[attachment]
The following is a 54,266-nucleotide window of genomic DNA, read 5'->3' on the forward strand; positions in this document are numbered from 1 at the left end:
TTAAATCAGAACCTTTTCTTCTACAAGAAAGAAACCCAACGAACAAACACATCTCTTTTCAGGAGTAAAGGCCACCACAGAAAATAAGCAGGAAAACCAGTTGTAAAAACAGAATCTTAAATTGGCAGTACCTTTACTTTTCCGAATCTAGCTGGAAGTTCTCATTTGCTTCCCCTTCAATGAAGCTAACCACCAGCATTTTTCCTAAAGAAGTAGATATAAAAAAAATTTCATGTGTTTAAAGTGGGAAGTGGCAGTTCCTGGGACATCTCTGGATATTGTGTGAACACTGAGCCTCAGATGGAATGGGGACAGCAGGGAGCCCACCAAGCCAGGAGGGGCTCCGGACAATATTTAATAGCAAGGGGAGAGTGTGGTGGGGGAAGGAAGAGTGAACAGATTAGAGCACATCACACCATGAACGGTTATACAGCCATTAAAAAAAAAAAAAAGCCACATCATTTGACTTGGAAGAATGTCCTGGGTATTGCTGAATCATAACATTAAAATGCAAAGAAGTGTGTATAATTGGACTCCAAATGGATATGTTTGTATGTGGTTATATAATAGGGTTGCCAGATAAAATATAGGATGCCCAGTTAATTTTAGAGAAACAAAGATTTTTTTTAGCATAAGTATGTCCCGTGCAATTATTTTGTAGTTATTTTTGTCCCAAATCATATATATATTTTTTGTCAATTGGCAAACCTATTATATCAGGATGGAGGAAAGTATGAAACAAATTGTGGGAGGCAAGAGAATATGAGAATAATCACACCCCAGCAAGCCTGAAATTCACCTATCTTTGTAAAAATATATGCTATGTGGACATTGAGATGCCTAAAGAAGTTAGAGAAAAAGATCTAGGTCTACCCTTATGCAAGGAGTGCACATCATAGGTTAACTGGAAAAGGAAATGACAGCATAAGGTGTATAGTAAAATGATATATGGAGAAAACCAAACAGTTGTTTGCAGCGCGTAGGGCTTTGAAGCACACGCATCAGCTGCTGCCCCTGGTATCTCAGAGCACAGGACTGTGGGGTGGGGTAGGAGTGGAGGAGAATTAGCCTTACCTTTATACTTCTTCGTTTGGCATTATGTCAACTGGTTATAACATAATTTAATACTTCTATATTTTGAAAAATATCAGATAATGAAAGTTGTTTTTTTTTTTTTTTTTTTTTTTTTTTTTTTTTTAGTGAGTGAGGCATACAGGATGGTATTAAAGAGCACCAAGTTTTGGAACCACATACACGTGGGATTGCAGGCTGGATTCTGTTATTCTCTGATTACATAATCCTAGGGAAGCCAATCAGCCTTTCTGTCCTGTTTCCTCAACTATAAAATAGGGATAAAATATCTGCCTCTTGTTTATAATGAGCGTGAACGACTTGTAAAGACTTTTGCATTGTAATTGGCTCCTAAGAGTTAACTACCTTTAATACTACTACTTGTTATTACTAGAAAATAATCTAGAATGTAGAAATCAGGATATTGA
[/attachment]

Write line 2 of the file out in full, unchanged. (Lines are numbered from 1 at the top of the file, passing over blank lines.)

TTAAATCAGAACCTTTTCTTCTACAAGAAAGAAACCCAACGAACAAACACATCTCTTTTCAGGAGTAAAGGCCACCACAGAAAATAAGCAGGAAAACCAGTTGTAAAAACAGAATCTTAAATTGGCAGTACCTTTACTTTTCCGAATCTAGCTGGAAGTTCTCATTTGCTTCCCCTTCAATGAAGCTAACCACCAGCATTTTTCCTAAAGAAGTAGATATAAAAAAAATTTCATGTGTTTAAAGTGGGAAGTGGCAGTTCCTGGGACATCTCTGGATATTGTGTGAACACTGAGCCTCAGATGGAATGGGGACAGCAGGGAGCCCACCAAGCCAGGAGGGGCTCCGGACAATATTTAATAGCAAGGGGAGAGTGTGGTGGGGGAAGGAAGAGTGAACAGATTAGAGCACATCACACCATGAACGGTTATACAGCCATTAAAAAAAAAAAAAAGCCACATCATTTGACTTGGAAGAATGTCCTGGGTATTGCTGAATCATAACATTAAAATGCAAAGAAGTGTGTATAATTGGACTCCAAATGGATATGTTTGTATGTGGTTATATAATAGGGTTGCCAGATAAAATATAGGATGCCCAGTTAATTTTAGAGAAACAAAGATTTTTTTTAGCATAAGTATGTCCCGTGCAATTATTTTGTAGTTATTTTTGTCCCAAATCATATATATATTTTTTGTCAATTGGCAAACCTATTATATCAGGATGGAGGAAAGTATGAAACAAATTGTGGGAGGCAAGAGAATATGAGAATAATCACACCCCAGCAAGCCTGAAATTCACCTATCTTTGTAAAAATATATGCTATGTGGACATTGAGATGCCTAAAGAAGTTAGAGAAAAAGATCTAGGTCTACCCTTATGCAAGGAGTGCACATCATAGGTTAACTGGAAAAGGAAATGACAGCATAAGGTGTATAGTAAAATGATATATGGAGAAAACCAAACAGTTGTTTGCAGCGCGTAGGGCTTTGAAGCACACGCATCAGCTGCTGCCCCTGGTATCTCAGAGCACAGGACTGTGGGGTGGGGTAGGAGTGGAGGAGAATTAGCCTTACCTTTATACTTCTTCGTTTGGCATTATGTCAACTGGTTATAACATAATTTAATACTTCTATATTTTGAAAAATATCAGATAATGAAAGTTGTTTTTTTTTTTTTTTTTTTTTTTTTTTTTTTTTTAGTGAGTGAGGCATACAGGATGGTATTAAAGAGCACCAAGTTTTGGAACCACATACACGTGGGATTGCAGGCTGGATTCTGTTATTCTCTGATTACATAATCCTAGGGAAGCCAATCAGCCTTTCTGTCCTGTTTCCTCAACTATAAAATAGGGATAAAATATCTGCCTCTTGTTTATAATGAGCGTGAACGACTTGTAAAGACTTTTGCATTGTAATTGGCTCCTAAGAGTTAACTACCTTTAATACTACTACTTGTTATTACTAGAAAATAATCTAGAATGTAGAAATCAGGATATTGA